INSPIRATION: Structural Textile Design
Located in the immediate left of the FSAD Lobby Area.
Structural textile design refers to the coloration and organization of yarns as they come together to make a textile. Textile structures are often categorized in three ways: knits (interlocking loops), wovens (interlaced yarns), and nonwovens (entangled or otherwise bonded fibers). In this vitrine we have included knits and wovens.
The sweater by knitwear designer Mimi Pearce features a rooster on the sleeves with nest and eggs at the center-front of the blouse. The man’s house robe from the 1940s includes a wing motif woven on a powerloom with a jacquard attachment. The jacquard loom transformed the textile industry, simplifying the process of weaving complex pattern designs by using a programmable punched-card system. A digital jacquard loom was used to create a peacock feather pattern in the 2018 Mary Katrantzou dress. The textile was inspired by Baron Rothschild’s extensive nineteenth-century taxidermy collection.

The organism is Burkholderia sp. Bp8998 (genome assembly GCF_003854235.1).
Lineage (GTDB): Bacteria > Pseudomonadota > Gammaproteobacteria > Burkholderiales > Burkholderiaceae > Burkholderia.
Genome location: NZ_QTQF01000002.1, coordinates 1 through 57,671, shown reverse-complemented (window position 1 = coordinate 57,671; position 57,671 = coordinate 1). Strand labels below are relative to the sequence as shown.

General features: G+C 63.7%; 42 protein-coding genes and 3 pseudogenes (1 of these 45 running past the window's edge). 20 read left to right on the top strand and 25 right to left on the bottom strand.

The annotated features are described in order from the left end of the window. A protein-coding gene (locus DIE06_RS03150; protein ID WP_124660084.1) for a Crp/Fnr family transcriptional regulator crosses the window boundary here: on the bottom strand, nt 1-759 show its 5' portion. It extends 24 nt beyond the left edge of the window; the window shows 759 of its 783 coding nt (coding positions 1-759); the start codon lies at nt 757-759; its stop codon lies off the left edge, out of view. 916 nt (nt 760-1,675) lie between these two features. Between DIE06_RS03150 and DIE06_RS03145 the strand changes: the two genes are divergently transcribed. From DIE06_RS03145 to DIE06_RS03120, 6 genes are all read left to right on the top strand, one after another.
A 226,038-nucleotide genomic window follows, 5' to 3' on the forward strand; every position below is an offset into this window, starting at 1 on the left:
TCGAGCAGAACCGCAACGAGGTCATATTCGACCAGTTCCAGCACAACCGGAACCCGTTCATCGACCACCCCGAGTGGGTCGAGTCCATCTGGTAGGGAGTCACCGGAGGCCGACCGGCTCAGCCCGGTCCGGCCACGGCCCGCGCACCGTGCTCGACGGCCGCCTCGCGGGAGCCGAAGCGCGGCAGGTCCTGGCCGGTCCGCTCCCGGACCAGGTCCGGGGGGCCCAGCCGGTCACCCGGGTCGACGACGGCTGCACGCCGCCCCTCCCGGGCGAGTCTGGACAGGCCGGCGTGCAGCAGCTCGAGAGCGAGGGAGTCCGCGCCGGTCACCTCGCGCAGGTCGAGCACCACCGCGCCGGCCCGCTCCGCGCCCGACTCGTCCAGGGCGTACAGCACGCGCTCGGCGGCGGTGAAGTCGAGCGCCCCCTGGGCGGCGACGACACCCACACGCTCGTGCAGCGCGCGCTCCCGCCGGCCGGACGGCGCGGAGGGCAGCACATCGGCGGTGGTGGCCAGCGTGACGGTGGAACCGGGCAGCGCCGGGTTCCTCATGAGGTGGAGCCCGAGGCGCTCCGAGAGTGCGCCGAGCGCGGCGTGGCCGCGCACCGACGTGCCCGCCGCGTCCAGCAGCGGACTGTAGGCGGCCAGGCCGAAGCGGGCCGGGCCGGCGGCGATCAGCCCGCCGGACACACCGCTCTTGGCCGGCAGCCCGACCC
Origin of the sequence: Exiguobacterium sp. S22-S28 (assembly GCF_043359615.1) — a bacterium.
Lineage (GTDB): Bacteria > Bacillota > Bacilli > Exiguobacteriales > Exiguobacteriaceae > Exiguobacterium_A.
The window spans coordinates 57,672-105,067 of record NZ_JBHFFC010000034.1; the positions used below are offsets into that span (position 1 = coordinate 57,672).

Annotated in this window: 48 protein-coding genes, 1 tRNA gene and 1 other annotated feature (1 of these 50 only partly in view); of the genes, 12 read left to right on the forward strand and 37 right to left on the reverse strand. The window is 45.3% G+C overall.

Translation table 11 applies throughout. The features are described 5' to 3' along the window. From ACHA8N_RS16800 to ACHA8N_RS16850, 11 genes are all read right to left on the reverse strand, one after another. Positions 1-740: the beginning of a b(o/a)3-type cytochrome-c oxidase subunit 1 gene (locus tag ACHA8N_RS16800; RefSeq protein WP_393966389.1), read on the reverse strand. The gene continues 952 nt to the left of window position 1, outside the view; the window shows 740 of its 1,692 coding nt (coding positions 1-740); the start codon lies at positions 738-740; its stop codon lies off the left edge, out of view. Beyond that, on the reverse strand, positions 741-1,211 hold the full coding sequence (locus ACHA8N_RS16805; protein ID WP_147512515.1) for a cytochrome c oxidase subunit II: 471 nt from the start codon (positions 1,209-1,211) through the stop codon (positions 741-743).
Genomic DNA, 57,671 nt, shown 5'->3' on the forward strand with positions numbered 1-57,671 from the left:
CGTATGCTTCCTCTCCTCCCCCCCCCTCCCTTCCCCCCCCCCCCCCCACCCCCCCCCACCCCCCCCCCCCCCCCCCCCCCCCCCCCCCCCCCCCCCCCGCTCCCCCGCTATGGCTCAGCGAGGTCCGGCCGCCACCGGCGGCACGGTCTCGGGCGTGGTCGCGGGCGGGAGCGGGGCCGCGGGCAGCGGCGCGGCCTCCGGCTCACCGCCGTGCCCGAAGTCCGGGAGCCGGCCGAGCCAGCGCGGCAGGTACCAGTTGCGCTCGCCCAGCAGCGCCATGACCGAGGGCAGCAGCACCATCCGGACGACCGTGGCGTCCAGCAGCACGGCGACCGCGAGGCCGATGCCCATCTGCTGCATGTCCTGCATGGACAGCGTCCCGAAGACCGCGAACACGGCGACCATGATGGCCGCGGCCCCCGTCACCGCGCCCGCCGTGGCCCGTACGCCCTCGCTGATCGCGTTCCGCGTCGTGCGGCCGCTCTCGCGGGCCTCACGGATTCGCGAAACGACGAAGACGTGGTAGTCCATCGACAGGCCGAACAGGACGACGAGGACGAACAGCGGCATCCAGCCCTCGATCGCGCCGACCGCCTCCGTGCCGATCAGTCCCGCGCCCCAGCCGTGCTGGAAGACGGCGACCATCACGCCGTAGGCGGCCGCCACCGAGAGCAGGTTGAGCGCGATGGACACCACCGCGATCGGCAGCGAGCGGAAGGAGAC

The backdrop, shown in the TEXTILE section at the bottom of the page, features mythical birds in an elaborate coverlet, produced by a weaving guild in Germany. The textile was a gift to Cornell’s College of Home Economics from a group of nine German exchange students who studied at the university in the academic year 1951-1952.